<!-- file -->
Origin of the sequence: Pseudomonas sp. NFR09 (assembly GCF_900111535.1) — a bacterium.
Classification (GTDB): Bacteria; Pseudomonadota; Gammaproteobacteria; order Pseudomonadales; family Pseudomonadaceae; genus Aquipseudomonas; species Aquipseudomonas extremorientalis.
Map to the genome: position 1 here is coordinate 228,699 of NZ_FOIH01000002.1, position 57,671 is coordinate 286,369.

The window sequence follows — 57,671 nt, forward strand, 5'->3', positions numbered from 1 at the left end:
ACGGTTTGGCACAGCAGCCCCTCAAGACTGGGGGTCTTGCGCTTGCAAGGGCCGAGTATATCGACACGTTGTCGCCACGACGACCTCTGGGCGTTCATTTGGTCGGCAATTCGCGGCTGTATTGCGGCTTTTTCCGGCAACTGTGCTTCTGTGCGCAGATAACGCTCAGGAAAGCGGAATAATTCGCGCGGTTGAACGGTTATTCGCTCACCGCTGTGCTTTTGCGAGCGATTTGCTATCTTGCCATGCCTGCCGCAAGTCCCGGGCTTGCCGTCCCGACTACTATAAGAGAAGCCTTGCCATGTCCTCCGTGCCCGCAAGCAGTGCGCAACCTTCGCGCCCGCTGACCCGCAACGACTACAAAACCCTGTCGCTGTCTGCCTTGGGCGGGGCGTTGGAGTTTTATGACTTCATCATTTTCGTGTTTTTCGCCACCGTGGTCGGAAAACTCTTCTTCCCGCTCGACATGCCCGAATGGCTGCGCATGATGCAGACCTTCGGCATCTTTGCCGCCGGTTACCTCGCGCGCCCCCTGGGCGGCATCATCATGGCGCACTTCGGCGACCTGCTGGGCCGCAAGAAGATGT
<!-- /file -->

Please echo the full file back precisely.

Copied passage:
Origin of the sequence: Pseudomonas sp. NFR09 (assembly GCF_900111535.1) — a bacterium.
Classification (GTDB): Bacteria; Pseudomonadota; Gammaproteobacteria; order Pseudomonadales; family Pseudomonadaceae; genus Aquipseudomonas; species Aquipseudomonas extremorientalis.
Map to the genome: position 1 here is coordinate 228,699 of NZ_FOIH01000002.1, position 57,671 is coordinate 286,369.

The window sequence follows — 57,671 nt, forward strand, 5'->3', positions numbered from 1 at the left end:
ACGGTTTGGCACAGCAGCCCCTCAAGACTGGGGGTCTTGCGCTTGCAAGGGCCGAGTATATCGACACGTTGTCGCCACGACGACCTCTGGGCGTTCATTTGGTCGGCAATTCGCGGCTGTATTGCGGCTTTTTCCGGCAACTGTGCTTCTGTGCGCAGATAACGCTCAGGAAAGCGGAATAATTCGCGCGGTTGAACGGTTATTCGCTCACCGCTGTGCTTTTGCGAGCGATTTGCTATCTTGCCATGCCTGCCGCAAGTCCCGGGCTTGCCGTCCCGACTACTATAAGAGAAGCCTTGCCATGTCCTCCGTGCCCGCAAGCAGTGCGCAACCTTCGCGCCCGCTGACCCGCAACGACTACAAAACCCTGTCGCTGTCTGCCTTGGGCGGGGCGTTGGAGTTTTATGACTTCATCATTTTCGTGTTTTTCGCCACCGTGGTCGGAAAACTCTTCTTCCCGCTCGACATGCCCGAATGGCTGCGCATGATGCAGACCTTCGGCATCTTTGCCGCCGGTTACCTCGCGCGCCCCCTGGGCGGCATCATCATGGCGCACTTCGGCGACCTGCTGGGCCGCAAGAAGATGT